Fashion & SurrealisM


Citing Surrealism is no excuse when it comes to questionable female couture  


Since its inception in the early 1920s, the Surrealist movement has captivated the fashion world. From Italian designer Elsa Schiaparelli to Alexander McQueen, Surrealism’s dreamlike and theatrical aesthetic has been a continual source of inspiration for fashion designers throughout the century.  

Elsa Schiaparelli and Salvador Dalí’s fruitful collaboration in 1930s Paris produced some of the most treasured garments of 20th century fashion. Created in 1937, Schiaparelli’s ‘Lobster Dress’ is a lasting tribute to their artistic partnership; it comprises of a white silk evening dress with a crimson waistband. But the pièce de résistance was a lobster painted on the crotch by Dalí, for whom the aphrodisiacal crustacean was the pinnacle of sexuality. The iconic status of the dress was sealed when Cecil Beaton photographed Wallis Simpson in the dress for Vogue, shortly before her marriage to Edward VIII.


Fashion was a natural platform for Surrealism’s high drama. At the time, the collage-like placing of images in disparate contexts reflected the contradictions within an increasingly liberated society. Who else would have placed a lobster in a royal wedding?

At the zenith of the Surrealist movement, writer and poet André Breton composed his Surrealist Manifestos - the two essays published in the 1920s which are still viewed as the definitive handbook on all things surreal. In short, he defined Surrealism as the act of collapsing all boundaries between the real and the imagined. For Breton, Dalí’s lobster telephones and melting pocket watches represented a desire to “resolve the previously contradictory conditions of dream and reality into an absolute reality, a super-reality…the imaginary is what tends to become real.”

While Surrealists occupied a marvellously liberated realm lying outside of any previous artistic conventions, feminists have since criticised the insistence that Surrealism represents the complete freedom of art. Breton’s comment, “the problem of woman is the most marvellous and disturbing problem in all the world”, is a glaring illustration of the movement’s latent sexism. How could the movement be viewed as a form of cultural liberation when its power was reserved primarily for the heterosexual male? As the artistic movement was condemned for its misogynistic gaze and patriarchal values, it was inevitable that fashion’s relationship with Surrealism would later be called into question.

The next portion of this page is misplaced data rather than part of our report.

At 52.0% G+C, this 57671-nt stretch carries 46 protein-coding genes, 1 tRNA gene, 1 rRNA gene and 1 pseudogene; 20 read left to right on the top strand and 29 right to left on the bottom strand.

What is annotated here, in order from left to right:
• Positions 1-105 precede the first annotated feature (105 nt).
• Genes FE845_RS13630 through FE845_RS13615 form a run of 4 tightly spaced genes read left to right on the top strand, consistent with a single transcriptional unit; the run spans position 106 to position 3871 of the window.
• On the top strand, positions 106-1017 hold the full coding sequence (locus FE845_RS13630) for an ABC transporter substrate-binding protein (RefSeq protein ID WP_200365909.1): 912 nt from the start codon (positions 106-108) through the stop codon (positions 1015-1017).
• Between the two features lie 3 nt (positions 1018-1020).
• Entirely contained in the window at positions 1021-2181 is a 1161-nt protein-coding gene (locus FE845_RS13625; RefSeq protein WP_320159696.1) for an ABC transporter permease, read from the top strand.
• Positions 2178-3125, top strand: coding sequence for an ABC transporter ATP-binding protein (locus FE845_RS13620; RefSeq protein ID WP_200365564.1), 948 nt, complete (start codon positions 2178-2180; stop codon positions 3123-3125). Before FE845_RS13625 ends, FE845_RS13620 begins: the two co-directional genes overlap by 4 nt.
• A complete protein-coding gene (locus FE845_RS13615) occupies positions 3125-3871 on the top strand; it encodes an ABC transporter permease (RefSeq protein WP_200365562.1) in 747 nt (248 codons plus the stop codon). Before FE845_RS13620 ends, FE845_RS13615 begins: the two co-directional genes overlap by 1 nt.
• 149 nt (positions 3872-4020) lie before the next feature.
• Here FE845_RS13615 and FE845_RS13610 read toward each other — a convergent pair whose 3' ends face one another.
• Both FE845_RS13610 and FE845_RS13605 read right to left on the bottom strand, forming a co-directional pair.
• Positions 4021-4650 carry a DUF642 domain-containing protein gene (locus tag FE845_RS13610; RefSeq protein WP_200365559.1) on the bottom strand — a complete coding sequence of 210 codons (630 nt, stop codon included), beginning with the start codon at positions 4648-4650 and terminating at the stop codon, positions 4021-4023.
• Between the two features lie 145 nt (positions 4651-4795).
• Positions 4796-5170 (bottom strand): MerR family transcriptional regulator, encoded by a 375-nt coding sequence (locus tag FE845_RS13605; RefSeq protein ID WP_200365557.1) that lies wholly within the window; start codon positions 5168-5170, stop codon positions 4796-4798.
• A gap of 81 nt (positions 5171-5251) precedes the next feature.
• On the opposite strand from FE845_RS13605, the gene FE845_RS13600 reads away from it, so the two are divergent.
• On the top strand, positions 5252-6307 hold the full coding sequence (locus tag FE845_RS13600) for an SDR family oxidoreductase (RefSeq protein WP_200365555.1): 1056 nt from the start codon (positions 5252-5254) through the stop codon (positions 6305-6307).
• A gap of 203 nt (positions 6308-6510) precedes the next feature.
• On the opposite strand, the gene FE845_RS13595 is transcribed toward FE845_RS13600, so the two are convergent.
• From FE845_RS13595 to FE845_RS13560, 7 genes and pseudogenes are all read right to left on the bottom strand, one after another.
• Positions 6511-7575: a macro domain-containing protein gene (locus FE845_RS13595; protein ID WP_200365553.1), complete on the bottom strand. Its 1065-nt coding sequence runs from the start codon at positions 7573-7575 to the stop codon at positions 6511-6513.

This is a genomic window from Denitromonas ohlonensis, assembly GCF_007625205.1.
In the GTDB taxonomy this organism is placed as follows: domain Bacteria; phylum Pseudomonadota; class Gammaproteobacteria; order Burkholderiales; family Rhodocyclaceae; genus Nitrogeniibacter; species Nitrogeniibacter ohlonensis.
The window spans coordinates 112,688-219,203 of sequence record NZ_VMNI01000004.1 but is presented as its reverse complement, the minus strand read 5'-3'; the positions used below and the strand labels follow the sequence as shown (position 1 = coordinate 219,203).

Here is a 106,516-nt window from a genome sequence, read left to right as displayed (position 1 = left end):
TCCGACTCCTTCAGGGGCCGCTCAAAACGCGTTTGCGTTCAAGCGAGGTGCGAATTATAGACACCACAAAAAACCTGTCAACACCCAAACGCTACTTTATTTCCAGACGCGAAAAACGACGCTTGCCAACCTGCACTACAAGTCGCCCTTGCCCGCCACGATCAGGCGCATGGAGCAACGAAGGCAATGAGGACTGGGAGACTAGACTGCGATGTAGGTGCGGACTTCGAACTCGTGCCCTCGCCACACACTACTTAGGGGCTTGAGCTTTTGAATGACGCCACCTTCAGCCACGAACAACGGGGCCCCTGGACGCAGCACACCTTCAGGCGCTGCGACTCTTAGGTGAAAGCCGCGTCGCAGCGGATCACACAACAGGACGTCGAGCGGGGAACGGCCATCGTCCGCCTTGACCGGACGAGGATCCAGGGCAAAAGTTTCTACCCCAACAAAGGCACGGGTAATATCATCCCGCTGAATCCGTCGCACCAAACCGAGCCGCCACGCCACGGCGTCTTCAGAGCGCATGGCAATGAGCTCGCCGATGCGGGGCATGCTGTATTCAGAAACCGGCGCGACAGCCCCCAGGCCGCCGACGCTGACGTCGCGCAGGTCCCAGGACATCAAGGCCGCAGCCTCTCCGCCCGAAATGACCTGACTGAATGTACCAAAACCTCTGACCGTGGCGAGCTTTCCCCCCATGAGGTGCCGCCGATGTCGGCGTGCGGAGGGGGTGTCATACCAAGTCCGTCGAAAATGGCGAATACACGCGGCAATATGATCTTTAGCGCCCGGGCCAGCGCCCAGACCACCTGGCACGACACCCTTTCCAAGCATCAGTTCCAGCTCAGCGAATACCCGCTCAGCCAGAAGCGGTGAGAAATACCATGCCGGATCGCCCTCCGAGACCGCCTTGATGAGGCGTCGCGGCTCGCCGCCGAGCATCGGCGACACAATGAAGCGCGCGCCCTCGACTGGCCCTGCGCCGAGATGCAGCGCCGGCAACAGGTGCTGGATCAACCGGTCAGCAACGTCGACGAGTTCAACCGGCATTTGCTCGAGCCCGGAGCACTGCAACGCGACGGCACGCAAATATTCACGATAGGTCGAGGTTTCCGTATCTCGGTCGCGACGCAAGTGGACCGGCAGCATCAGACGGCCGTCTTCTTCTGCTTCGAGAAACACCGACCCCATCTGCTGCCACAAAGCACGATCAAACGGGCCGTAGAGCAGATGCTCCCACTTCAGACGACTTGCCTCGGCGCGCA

Just look to the work of Dalí and Hans Bellmer for evidence of these misogynistic undertones. In the hands of male Surrealists, the female body is often objectified and fetishized as a passive figure in the realm of “looked at other.” No work typifies the male gaze more than Dalí’s ‘Young Virgin Auto-Sodomised by the Horns of Her Own Chastity’, a piece that was previously displayed in the Playboy Mansion – proof enough of its questionable gender politics. With its faceless female subject fragmented and penetrated by aggressive, phallic objects, it is quickly clear why many criticised the Surrealists for being inherently patriarchal and misogynistic. Even more disturbingly, it is thought that Dalí painted the piece in a fit of anger at his sister, Ana Maria. 

Fast forward half a century or so and Thom Browne’s Surrealist-inspired show at Paris Fashion Week 2018 sparked all-too familiar criticisms. Models emerged onto the catwalk silenced, arms bound and immobilised by his creations. Rather uncomfortably, echoes of Dalí’s female figures could be seen in Browne’s designs. Where their lips were stitched shut or concealed altogether by masks, the garments were laced so tightly the Washington Post’s Robin Givhan said, “the models looked as though they’d been taken hostage.” It was a highly problematic collection. Being prisoner in one’s own clothing, with no voice by which to speak felt like a return to pre-Victorian times when women in tightly bound corsets were (like children) to be seen and not heard. One dress in the collection bound the model’s arms securely to her sides; a loose caveat of Dalí’s sexualised lobster floating as inspiration. Watching the model totter on high heels, unable to stabilise without the use of her arms, was painful to watch. In place of liberation, there was restriction. And if we consider the collection in light of Breton’s mantra then Browne’s ‘craftsmanship’ takes on an increasingly sinister design.